ESSAYS ON CHOICE WITH SPATIAL HETEROGENEITY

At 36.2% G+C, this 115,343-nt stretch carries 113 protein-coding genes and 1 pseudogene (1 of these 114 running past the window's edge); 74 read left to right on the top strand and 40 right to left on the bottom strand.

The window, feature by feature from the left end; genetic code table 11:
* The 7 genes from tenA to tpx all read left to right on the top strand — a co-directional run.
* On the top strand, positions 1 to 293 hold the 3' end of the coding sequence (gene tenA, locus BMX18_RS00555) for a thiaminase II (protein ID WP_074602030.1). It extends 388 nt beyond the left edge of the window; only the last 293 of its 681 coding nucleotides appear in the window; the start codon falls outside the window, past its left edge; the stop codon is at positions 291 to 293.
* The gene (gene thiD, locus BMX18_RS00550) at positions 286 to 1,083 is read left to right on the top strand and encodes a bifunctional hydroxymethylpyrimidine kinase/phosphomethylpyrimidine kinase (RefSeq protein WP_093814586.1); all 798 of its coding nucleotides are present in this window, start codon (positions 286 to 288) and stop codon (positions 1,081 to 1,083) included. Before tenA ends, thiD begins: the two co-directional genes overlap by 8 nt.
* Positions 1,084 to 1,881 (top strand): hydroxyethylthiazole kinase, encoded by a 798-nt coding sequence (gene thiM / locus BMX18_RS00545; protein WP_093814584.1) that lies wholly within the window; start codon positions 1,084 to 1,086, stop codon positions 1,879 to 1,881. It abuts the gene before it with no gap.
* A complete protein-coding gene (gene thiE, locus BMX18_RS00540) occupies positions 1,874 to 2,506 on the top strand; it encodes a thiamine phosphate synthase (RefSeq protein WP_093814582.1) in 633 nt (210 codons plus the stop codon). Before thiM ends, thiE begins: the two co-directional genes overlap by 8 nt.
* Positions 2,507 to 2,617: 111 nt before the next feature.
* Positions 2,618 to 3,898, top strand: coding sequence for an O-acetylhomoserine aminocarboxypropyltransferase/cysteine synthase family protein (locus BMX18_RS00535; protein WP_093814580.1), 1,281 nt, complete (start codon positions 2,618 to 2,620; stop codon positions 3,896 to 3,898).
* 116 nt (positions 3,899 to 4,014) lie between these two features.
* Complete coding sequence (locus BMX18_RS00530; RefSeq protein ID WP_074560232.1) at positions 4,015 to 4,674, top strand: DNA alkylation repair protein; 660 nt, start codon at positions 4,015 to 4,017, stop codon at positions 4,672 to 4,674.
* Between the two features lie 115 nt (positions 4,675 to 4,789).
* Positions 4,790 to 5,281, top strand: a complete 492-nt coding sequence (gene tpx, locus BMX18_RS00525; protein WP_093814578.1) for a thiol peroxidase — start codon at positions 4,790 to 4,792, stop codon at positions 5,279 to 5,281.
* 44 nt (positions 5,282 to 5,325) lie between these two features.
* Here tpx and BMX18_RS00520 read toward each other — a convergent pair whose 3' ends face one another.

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Consumers make choices based on an array of product attributes or consumer-specific characteristics. This dissertation includes three separate essays that examine consumer choice as a function of different consumer-specific characteristics which drive their choices. These attributes can be locations in a policy space or within an urban area, which drive transportation demand examined in the second and third essays. In the first essay, I detail a model of United States presidential elections where voters' choices for president are proxied by those of a set of electoral representatives. The aggregation of voter preferences at the state level results in rational candidates targeting the median voters of certain states. State-level campaign advertising has significant influence in voter decisions. I explore these two features in a model where candidates compete via spatial policy location and non-policy resource allocation. The resulting analysis demonstrates that the better-funded candidate always wins when pure strategy equilibria exist and that non-policy resource competition allows for divergence in policy platforms in equilibrium. In the second essay, I examine transportation decision-making of commuters in Portland, OR. I examine transportation mode choices made simultaneously with the choice of whether to make multiple stops (termed travel complexity). I account for commuters' unobserved preferences for particular transportation modes. Using travel behavior data collected by the Oregon Department of Transportation, I estimate the model using an error components logit (ECL) specification and find that not allowing for unobserved commuter preferences for particular transportation modes underestimates the value of travel time (VOT) and that, when making more complex trips, commuters who bicycle stick to bicycling. In the third essay, I examine commuters' additional willingness to pay to avoid spending time in traffic congestion. Previous research has found that commuters are willing to pay 30-50% more to drive a minute less in congestion than to drive a minute less in free-flow traffic. Using an ECL specification, I find that when taking into account commuters' flexible work schedules, the estimated congestion premium rises to 80\% that of free-flow VOT, but is 0% for commuters with flex-time. This implies that increasing the proportion of commuters with flexible work schedules will increase the number of peak-period drivers.